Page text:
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Pro-Nuke 'Simpsons'? Wait, Don't Have a Cow! : Television: After touring a real plant, producers say they'll avoid past 'cheap shots.'

December 06, 1990|From Associated Press

WASHINGTON — There will be no more three-eyed fish on "The Simpsons," whose producers say they're cooling their nuclear industry jokes after touring a real power plant.

But don't have a meltdown, Simpsons fans.

The prime-time cartoon show will continue to rib the industry in its third season next year, but in a more responsible way, executive producer Sam Simon said in an interview this week.

Simon said the Fox Broadcasting Co. program had been guilty of "cheap shots."

The U.S. Council for Energy Awareness, a nuclear industry group, told Simon in a February letter that the show "offended a lot of people in the energy industry."

"At a time when we should be concerned about where we'll get enough electricity to fuel our economy later in this decade, you are confusing and frightening your viewers by portraying nuclear power plant personnel as bungling idiots," the letter said.

Top "idiot" on the council's list was Homer, father of the Simpson family and an employee of the fictitious Springfield nuclear plant. Homer seems to care less about safety than about having enough tartar sauce for his fish sticks.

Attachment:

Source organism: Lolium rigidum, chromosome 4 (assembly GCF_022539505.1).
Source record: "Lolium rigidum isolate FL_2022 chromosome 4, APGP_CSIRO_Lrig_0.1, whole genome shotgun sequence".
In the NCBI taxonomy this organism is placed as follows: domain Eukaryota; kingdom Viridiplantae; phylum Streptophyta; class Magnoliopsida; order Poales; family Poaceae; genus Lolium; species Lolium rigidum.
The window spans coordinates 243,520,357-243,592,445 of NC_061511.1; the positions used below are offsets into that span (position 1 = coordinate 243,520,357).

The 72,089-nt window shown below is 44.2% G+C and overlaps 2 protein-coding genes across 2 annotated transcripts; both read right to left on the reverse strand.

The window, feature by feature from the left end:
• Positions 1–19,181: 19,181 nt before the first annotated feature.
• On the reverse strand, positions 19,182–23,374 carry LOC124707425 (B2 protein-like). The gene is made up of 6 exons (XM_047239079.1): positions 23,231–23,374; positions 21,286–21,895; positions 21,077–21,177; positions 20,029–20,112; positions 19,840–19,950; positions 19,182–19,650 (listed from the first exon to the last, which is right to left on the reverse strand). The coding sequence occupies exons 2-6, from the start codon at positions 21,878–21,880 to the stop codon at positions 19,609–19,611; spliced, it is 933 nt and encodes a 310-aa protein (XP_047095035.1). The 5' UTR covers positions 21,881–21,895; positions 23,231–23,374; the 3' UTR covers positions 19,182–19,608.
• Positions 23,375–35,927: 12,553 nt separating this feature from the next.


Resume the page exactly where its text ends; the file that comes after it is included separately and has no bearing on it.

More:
In various episodes, Homer gives away the plant's blueprints to a foreign exchange student, his boss tries to bribe a plant inspector with a bushel of cash and three-eyed Blinky is found swimming near the plant.

"I agree with you that in real life Homer Simpson would not be employed at a nuclear power plant. On the other hand, he probably wouldn't be employed anywhere," Simon said in a Feb. 5 letter to Carl Goldstein, a vice president of the energy group.

Simon suggested that he and other Fox executives tour a real nuclear power plant.

In April, the group converged on the San Onofre plant south of San Clemente.

"We don't have any Homers at our nuclear plant," said David Barron, a spokesman for San Onofre's owner, Southern California Edison, who accompanied the producers and writers.

Simon said the tour also "changed a lot of people's minds. I think the facts are pretty powerful that it's a clean and safe and important source of energy. While some of the shows were in the works before, we really backed off that as a source of comedy. No more three-eyed fish."

But the show will still feature jokes about what evil nuclear plant owner Montgomery Burns terms his "nuclear, nuclear family."

For example, plans call for Homer to avert a nuclear meltdown.

"He's kind of asleep at the wheel and wakes up when there's an alarm and doesn't know which button to press, so he goes eeney-meeney-miney-mo and hits a button and does avert a meltdown," Simon said. "He becomes a hero and feels guilty about it. It's not a politically charged episode."

And Homer is to begin a dinner grace: "Thank you for nuclear power, which has yet to cause a single fatality . . . at least in this country."

Simon said the producers had a practical reason for placing Homer at a power plant.

"It was really just for the joke that this boob had a position where he could possibly make a mistake and destroy the world," he said.

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